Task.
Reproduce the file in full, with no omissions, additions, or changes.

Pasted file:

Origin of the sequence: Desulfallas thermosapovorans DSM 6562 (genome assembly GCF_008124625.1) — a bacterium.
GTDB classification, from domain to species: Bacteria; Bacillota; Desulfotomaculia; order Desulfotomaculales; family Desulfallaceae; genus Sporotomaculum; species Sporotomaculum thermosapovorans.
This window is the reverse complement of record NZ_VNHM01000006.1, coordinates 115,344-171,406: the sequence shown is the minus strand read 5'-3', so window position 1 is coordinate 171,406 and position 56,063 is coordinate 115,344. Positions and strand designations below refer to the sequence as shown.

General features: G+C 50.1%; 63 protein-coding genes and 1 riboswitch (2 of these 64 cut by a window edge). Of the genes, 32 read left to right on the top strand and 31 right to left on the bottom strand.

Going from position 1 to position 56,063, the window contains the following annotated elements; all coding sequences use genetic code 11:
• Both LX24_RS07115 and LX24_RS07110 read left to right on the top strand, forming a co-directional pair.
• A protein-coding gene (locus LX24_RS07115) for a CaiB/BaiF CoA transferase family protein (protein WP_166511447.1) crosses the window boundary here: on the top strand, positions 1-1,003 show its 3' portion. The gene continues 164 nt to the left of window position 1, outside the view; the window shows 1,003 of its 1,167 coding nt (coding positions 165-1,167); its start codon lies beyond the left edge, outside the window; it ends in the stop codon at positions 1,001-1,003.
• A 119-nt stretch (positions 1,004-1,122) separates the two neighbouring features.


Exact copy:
Origin of the sequence: Desulfallas thermosapovorans DSM 6562 (genome assembly GCF_008124625.1) — a bacterium.
GTDB classification, from domain to species: Bacteria; Bacillota; Desulfotomaculia; order Desulfotomaculales; family Desulfallaceae; genus Sporotomaculum; species Sporotomaculum thermosapovorans.
This window is the reverse complement of record NZ_VNHM01000006.1, coordinates 115,344-171,406: the sequence shown is the minus strand read 5'-3', so window position 1 is coordinate 171,406 and position 56,063 is coordinate 115,344. Positions and strand designations below refer to the sequence as shown.

General features: G+C 50.1%; 63 protein-coding genes and 1 riboswitch (2 of these 64 cut by a window edge). Of the genes, 32 read left to right on the top strand and 31 right to left on the bottom strand.

Going from position 1 to position 56,063, the window contains the following annotated elements; all coding sequences use genetic code 11:
• Both LX24_RS07115 and LX24_RS07110 read left to right on the top strand, forming a co-directional pair.
• A protein-coding gene (locus LX24_RS07115) for a CaiB/BaiF CoA transferase family protein (protein WP_166511447.1) crosses the window boundary here: on the top strand, positions 1-1,003 show its 3' portion. The gene continues 164 nt to the left of window position 1, outside the view; the window shows 1,003 of its 1,167 coding nt (coding positions 165-1,167); its start codon lies beyond the left edge, outside the window; it ends in the stop codon at positions 1,001-1,003.
• A 119-nt stretch (positions 1,004-1,122) separates the two neighbouring features.